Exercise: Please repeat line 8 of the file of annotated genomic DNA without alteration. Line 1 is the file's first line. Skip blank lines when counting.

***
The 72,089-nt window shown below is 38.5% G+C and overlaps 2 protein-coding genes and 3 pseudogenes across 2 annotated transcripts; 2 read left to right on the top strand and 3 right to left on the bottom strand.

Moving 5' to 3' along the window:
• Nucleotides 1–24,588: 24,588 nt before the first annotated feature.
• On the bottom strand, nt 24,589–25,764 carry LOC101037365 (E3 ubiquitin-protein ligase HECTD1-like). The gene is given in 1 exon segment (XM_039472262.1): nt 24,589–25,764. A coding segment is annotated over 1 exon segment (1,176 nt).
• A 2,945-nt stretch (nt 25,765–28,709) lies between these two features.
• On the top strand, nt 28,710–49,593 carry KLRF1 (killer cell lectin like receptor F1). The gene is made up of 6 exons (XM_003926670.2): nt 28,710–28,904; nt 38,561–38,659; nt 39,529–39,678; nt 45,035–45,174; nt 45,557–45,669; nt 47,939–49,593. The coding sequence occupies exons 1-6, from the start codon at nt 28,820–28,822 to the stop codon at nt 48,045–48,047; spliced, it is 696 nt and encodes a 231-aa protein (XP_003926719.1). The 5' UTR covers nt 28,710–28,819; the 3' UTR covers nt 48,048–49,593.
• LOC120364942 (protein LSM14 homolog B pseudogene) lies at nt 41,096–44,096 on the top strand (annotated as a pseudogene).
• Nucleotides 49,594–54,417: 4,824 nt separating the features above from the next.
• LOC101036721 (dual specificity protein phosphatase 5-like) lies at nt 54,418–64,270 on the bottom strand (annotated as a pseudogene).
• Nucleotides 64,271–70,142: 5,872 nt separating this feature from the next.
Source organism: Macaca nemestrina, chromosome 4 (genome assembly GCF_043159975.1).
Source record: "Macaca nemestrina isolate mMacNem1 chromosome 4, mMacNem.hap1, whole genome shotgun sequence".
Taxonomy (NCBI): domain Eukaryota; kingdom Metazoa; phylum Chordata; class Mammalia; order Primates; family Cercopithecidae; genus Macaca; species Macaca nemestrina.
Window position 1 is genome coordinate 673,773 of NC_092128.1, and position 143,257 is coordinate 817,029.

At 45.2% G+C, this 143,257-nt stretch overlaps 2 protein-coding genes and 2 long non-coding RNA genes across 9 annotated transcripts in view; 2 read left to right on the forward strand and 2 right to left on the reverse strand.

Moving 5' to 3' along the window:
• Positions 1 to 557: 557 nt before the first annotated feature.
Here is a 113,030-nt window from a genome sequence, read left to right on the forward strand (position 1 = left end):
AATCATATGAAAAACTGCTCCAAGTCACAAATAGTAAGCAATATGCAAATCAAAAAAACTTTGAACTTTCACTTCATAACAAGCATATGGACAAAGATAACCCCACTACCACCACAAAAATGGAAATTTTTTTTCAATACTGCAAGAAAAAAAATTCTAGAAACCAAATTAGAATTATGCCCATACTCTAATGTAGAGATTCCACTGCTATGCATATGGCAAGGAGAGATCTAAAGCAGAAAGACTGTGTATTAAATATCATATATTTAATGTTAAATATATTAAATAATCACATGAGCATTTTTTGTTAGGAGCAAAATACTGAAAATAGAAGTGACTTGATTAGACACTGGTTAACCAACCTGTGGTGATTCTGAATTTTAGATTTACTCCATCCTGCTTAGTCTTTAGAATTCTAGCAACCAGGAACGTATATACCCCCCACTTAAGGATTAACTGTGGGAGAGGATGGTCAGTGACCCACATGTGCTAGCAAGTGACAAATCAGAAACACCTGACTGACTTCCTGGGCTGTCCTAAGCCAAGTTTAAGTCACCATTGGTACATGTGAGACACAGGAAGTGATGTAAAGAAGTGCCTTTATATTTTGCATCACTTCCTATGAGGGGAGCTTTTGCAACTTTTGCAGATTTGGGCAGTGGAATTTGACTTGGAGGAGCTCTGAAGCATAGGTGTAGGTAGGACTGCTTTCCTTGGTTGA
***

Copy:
• Nucleotides 49,594–54,417: 4,824 nt separating the features above from the next.